The number of NATO member states has increased from 16 to 29 in 20 years.
On 12 March 1999, the foreign ministers of the Czech Republic, Hungary and Poland deposited instruments of accession to the North Atlantic Treaty in a ceremony in Independence, Missouri, in the US. This marked the formal entry of three countries from the former socialistic bloc into the Alliance. As the then Secretary General of NATO, Javier Solana, rightly and prophetically pointed out: “History will see the accession of the Czech Republic, Hungary and Poland as a key step towards a Europe of cooperation and integration, towards a Europe without dividing lines”.1 But the moment these three countries joined NATO was about much more than cooperation and integration into the Euro-Atlantic area. It offered them the security guarantees of the biggest and most successful political and military alliance in the world—guarantees we had never had before, and guarantees that both the authorities and public opinion expected.2
Poland’s transatlantic dream started seven years earlier, on 12 March 1992, when Manfred Wörner, Secretary General from 1988 to 1994, said in Warsaw that “the doors to NATO are open”. The political process began, with two crucially important elements: the gradual acceptance by the West of Central and Eastern European countries’ aspirations, and the successful withdrawal of Soviet troops from Poland.3 At its summit in Madrid in July 1997, NATO finally made the critical decision to invite the Czech Republic, Hungary and Poland to begin accession talks.4 The key in this process was support from the US Senate, which on 25 July 1996 approved legislation stating that “the admission to NATO of emerging democracies in Central and Eastern Europe which are found to be in a position to further the principles of the North Atlantic Treaty would contribute to the security of the region”. A year later, by the agreement of the Senate Majority and Minority Leaders, the 28-member Senate NATO Observer Group was established to permit close interaction between the executive branch and the Senate during negotiations on NATO enlargement.5
The accession of the Czech Republic, Hungary and Poland did not happen without concessions. In parallel with the preparations for enlargement, the NATO-Russia Founding Act was established. This document was largely a response to Russia’s fierce opposition to NATO enlargement, which created apprehension among European member states concerned about provoking Russia. According to former Russian prime minister Yevgeniy Primakov, “instead of walking away from NATO in opposition to enlargement, we [Primakov and Yeltsin] eventually accepted the Founding Act in 1997 as it was the best deal we could get”.6 In this agreement, NATO reiterated that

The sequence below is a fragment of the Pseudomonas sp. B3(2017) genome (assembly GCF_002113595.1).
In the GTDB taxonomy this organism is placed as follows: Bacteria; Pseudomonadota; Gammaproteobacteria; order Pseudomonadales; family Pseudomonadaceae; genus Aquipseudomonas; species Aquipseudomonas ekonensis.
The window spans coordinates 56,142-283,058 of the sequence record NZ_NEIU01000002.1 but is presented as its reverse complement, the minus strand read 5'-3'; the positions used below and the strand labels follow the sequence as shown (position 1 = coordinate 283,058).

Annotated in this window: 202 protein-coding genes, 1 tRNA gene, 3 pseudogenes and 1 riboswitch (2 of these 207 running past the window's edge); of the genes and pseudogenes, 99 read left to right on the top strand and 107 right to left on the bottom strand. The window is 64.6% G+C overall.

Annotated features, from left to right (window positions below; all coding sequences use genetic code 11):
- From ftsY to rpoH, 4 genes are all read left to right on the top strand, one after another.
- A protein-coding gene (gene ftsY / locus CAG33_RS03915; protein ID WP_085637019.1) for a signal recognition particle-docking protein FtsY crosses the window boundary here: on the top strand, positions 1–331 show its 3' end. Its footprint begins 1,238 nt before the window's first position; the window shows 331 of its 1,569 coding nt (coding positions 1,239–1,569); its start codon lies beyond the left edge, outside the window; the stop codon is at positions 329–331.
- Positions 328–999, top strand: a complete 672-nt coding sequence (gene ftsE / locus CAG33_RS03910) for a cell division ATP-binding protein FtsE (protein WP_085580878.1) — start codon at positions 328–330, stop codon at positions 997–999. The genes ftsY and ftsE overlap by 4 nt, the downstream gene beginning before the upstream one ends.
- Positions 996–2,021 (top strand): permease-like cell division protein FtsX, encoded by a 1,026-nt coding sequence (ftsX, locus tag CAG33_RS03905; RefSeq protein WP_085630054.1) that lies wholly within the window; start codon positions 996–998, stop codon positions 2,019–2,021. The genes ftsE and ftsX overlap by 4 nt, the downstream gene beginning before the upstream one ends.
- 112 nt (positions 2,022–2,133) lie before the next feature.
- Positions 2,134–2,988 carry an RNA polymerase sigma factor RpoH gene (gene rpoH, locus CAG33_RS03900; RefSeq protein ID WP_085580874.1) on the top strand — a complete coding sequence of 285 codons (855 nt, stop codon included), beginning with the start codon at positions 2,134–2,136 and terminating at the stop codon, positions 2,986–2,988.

in the current and foreseeable security environment, the Alliance will carry out its collective defence and other missions by ensuring the necessary interoperability, integration, and capability for reinforcement rather than by additional permanent stationing of substantial combat forces.7
NATO has changed substantially over the last 20 years. Thirteen countries from Central, Eastern and Southern Europe have joined the Alliance, expanding the organisation from 16 member states to 29. It concentrated on developing—especially with the inclusion of the three Baltic states—its political stance, further enlarging the transatlantic area on the territory of the former Soviet Union’s sphere of influence. It had, however, fewer military implications (see tables and comments).
Big changes appeared in the Alliance’s operational activities. Less than 24 hours after the terrorist attacks on 11 September 2001, the NATO powers invoked, for the first time, Article 5 of the Alliance’s 1949 founding charter, stipulating that an attack on any member of the organisation constituted an attack on all members. Expressions of support from Europe and Canada were genuine and tangible. NATO members offered Washington political, economic and military assistance. There was a further manifestation of transatlantic solidarity in November 2002 at a historic Alliance summit in Prague, when seven CEE states, including Estonia, were invited to join. As US president George W. Bush said at the time: “We believe today’s decision reaffirms our commitment to freedom and our commitment to a Europe which is whole and free and at peace”.8
There would be more consequences for the Alliance. As Stoicescu and Jӓrvenpaa wrote in 2019:
Russia’s aggression against Georgia in August 2008 did not ring alarm bells in most NATO capitals, but the illegal occupation and annexation of Crimea and the incitement and support of “separatism” in Ukraine’s Donbas region entirely changed the situation.9
During the 2014 NATO summit in Wales, the Alliance adopted a Readiness Action Plan, which embraced assurance and adaptation measures. This allowed the NATO Response Force to be enhanced, the Very High Readiness Joint Task Force to be established and the readiness and capabilities of the Headquarters Multinational Corps Northeast to be raised. The Alliance came back strongly with a collective defence, stipulating in the communiqué that “the greatest responsibility of the Alliance is to protect and defend our territories and our populations against attack, as set out in Article 5 of the Washington Treaty”.10 Simultaneously, the US provided four airborne infantry companies in the Baltic states and Poland. This triggered even more important decisions at the NATO Summit in Warsaw in July 2016, where on one hand the Alliance confirmed that Russia had breached the values, principles and commitments which underpinned the NATO-Russia relationship, as outlined in e.g. the NATO-Russia Founding Act, and on the other hand decided to establish a battalion-size enhanced forward presence in the Baltic states and in Poland.11
These developments radically changed Poland’s position in the Alliance. Our membership went from political (with almost no NATO facilities on the ground) to political-military (with a sizeable presence of Alliance facilities and troops).